Images from our featured photographers, Jake Hicks (left) and Kale Friesen (right).
Jake Hicks & Kale Friesen are both professional fashion photographers. Even though they may not be the fashion industry’s most traditional photographers, they don’t mind. Both strive to be unique and consistent with their photographic style by using gels, colored lighting, slow shutter speeds, and most importantly, creativity. Their work has been featured in Fujifilm Japan, Lifetime Clothing, Editorial Magazine, Goldwell Beauty Products, Fashion Faces Magazine, and Fashion Affairs Magazine. We were fortunate enough to get an interview from both of these amazing photographers. For more of their work, visit Jake’s and Kale’s website.
How did you become the Jake Hicks of today?
I have been shooting commercially on and off for about ten years. I left my Uni (college) after my photographic degree and went straight into shooting professional hair campaigns for companies like Toni and Guy. I think photography still had an air of mystique and skill to it back then as we were still shooting with film in the early 2000’s. I carried on down this path for a few years but I will be the first to admit that I didn’t evolve my profession so when clients stopped wanting to pay photographers when they had a friend with a digital camera, I decided to give it a break. I took a few years out and spent a lot of time in the mountains climbing and taking in the sights but I decided to rejoin the photographic world a few years ago. I realized that I had been slow to adapt to the industry’s changes so when I got back into it I knew I wasn’t going to be able to just offer what everybody else was doing, I was going to have to offer something unique and something that technology can never replace; creativity.
Jake Hicks uses the Composer Pro with the Sweet 50 Optic.
Your work has some really creative elements. What are a few techniques you utilize on fashion shoots?
I have certainly been fortunate enough to develop a photographic style that is proving to be very popular and I think one of the reasons for its popularity is that it’s quite creative and individual. I’ve been shooting for a very long time so I think the technical aspects of the craft are almost instinctual to me now, as a result it means that I can introduce more creative elements into my images and make them work where others may not. Colored lighting with the use of gels is a staple in most of my shoots now but on top of that I like to introduce more unique elements. Some include shooting through a variety of objects that are on hand like wine glasses or crystals to create depth and interest to my shots. For me its all of these things combined that help to make my work stand out.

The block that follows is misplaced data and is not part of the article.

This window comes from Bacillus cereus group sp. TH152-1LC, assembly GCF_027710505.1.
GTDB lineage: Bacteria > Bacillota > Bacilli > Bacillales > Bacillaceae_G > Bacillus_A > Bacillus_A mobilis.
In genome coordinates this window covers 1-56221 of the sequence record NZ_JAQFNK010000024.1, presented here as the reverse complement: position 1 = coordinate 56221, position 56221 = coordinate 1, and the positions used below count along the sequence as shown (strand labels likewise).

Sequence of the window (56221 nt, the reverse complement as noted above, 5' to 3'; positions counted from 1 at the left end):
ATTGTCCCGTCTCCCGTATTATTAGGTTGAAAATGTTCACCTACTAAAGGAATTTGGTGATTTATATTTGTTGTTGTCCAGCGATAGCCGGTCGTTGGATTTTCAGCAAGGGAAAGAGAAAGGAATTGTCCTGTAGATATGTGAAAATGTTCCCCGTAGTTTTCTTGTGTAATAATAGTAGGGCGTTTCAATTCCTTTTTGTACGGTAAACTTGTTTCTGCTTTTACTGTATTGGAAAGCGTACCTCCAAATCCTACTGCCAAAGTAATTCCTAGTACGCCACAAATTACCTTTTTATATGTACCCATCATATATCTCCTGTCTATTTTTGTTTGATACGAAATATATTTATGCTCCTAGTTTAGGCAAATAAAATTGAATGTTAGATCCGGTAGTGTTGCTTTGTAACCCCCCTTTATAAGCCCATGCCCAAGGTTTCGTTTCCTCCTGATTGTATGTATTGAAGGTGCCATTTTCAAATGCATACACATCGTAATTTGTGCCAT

Does social media play an important role in exposing your talents and possibly working with new faces?
I personally believe that social media is mandatory in today’s photographic world if you intend to get your creative voice out there. But I would say that it is a symbiotic relationship too though, in fact I would even go as far as to say that my current style is a product of the continued feedback from my audience. Of course social media has its own price too and when you receive 10-20 messages a week from potential models it can be tricky to keep on top of it all. That being said I do genuinely check each and every portfolio sent my way and respond to all of them. I have had some amazing shoots as a result of those messages so I guess it’s win-win really.
The use of gels gives the photographs a very vibrant and colorful feel to them.
What can a Lensbaby lens bring to a fashion photographer, like yourself, that other lenses cannot?
As I mentioned before, my work is heavily influenced by colored lighting and in recent times I have been using my Lensbaby Composer Pro with those gel lighting shots. I’ve found that the blurring effect created by the lens mixes and blends the colors in a way that cannot be replicated with postproduction. Another one of the things that I love about my Lensbaby is that it injects a lot of creativity back into the photographic process. I always enjoy shooting with it as I am never really sure how the shots will turn out and there are times where the shots you get could never have truly been predicted or planned for beforehand.
Kale Friesen uses the Composer Pro and Edge 80 Optic to capture these photos.